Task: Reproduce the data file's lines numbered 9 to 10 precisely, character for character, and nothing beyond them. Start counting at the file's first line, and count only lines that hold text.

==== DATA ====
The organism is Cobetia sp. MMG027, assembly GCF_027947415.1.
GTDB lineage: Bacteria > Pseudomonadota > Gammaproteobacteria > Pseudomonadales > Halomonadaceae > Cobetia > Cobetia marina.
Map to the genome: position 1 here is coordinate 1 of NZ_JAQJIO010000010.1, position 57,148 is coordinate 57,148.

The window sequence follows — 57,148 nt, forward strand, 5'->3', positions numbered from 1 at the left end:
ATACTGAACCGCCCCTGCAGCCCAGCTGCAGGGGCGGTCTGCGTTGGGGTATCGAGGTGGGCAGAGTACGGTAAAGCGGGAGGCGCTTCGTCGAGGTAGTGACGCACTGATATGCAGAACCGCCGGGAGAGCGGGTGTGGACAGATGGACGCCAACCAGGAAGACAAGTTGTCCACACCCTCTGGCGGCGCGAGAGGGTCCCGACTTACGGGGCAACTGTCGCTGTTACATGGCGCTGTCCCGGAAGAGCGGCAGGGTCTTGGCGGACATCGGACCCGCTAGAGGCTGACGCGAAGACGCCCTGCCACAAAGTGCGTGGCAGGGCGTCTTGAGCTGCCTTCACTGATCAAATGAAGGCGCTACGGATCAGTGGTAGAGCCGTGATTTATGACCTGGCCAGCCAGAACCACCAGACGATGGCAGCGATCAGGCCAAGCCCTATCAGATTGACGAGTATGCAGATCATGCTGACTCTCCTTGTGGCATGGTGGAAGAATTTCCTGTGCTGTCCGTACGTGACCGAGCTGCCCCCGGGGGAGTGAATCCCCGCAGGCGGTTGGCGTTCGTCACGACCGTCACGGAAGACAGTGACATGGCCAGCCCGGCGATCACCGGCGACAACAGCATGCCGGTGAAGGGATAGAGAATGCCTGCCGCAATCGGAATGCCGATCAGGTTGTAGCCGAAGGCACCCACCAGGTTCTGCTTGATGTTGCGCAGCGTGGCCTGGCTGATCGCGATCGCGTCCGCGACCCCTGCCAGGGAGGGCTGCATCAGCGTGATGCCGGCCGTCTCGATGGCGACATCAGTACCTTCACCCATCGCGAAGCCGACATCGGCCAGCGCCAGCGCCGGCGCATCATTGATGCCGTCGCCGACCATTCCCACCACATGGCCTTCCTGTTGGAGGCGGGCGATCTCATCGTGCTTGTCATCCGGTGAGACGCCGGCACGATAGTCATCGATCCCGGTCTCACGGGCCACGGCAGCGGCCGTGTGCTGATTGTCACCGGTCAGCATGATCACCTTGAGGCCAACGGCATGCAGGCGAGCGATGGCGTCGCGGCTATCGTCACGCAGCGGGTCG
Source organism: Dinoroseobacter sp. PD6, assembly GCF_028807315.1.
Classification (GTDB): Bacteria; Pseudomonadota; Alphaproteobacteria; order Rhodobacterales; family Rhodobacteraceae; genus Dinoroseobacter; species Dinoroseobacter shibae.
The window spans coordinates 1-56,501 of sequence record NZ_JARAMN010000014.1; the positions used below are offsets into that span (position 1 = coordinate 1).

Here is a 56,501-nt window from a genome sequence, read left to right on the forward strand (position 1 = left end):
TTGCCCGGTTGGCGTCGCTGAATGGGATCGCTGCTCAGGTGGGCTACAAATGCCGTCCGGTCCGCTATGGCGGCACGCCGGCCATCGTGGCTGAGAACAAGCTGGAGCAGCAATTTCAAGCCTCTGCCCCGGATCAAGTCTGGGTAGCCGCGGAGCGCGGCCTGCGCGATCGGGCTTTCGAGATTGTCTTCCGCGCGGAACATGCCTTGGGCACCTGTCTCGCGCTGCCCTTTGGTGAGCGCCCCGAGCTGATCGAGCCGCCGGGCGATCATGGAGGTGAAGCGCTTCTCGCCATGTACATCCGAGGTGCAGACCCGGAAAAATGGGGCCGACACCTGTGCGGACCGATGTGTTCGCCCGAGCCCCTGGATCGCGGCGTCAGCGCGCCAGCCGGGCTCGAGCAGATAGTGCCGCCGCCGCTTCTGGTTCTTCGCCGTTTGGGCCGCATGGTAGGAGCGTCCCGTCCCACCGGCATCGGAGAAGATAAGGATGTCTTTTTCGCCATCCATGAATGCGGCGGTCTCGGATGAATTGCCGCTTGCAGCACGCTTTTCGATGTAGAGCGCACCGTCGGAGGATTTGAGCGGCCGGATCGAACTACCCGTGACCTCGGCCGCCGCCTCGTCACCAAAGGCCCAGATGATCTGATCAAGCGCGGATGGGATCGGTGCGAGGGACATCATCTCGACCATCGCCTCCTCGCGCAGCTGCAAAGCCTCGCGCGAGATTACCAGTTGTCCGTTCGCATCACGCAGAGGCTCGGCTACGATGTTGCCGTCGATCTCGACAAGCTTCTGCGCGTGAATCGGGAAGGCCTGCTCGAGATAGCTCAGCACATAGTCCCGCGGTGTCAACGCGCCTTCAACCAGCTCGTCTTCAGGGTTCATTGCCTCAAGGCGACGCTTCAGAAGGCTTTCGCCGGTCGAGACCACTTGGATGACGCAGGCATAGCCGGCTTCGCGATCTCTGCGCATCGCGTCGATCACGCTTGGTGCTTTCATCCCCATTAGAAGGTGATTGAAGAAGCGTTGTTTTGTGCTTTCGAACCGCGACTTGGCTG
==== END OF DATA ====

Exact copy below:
Here is a 56,501-nt window from a genome sequence, read left to right on the forward strand (position 1 = left end):
TTGCCCGGTTGGCGTCGCTGAATGGGATCGCTGCTCAGGTGGGCTACAAATGCCGTCCGGTCCGCTATGGCGGCACGCCGGCCATCGTGGCTGAGAACAAGCTGGAGCAGCAATTTCAAGCCTCTGCCCCGGATCAAGTCTGGGTAGCCGCGGAGCGCGGCCTGCGCGATCGGGCTTTCGAGATTGTCTTCCGCGCGGAACATGCCTTGGGCACCTGTCTCGCGCTGCCCTTTGGTGAGCGCCCCGAGCTGATCGAGCCGCCGGGCGATCATGGAGGTGAAGCGCTTCTCGCCATGTACATCCGAGGTGCAGACCCGGAAAAATGGGGCCGACACCTGTGCGGACCGATGTGTTCGCCCGAGCCCCTGGATCGCGGCGTCAGCGCGCCAGCCGGGCTCGAGCAGATAGTGCCGCCGCCGCTTCTGGTTCTTCGCCGTTTGGGCCGCATGGTAGGAGCGTCCCGTCCCACCGGCATCGGAGAAGATAAGGATGTCTTTTTCGCCATCCATGAATGCGGCGGTCTCGGATGAATTGCCGCTTGCAGCACGCTTTTCGATGTAGAGCGCACCGTCGGAGGATTTGAGCGGCCGGATCGAACTACCCGTGACCTCGGCCGCCGCCTCGTCACCAAAGGCCCAGATGATCTGATCAAGCGCGGATGGGATCGGTGCGAGGGACATCATCTCGACCATCGCCTCCTCGCGCAGCTGCAAAGCCTCGCGCGAGATTACCAGTTGTCCGTTCGCATCACGCAGAGGCTCGGCTACGATGTTGCCGTCGATCTCGACAAGCTTCTGCGCGTGAATCGGGAAGGCCTGCTCGAGATAGCTCAGCACATAGTCCCGCGGTGTCAACGCGCCTTCAACCAGCTCGTCTTCAGGGTTCATTGCCTCAAGGCGACGCTTCAGAAGGCTTTCGCCGGTCGAGACCACTTGGATGACGCAGGCATAGCCGGCTTCGCGATCTCTGCGCATCGCGTCGATCACGCTTGGTGCTTTCATCCCCATTAGAAGGTGATTGAAGAAGCGTTGTTTTGTGCTTTCGAACCGCGACTTGGCTG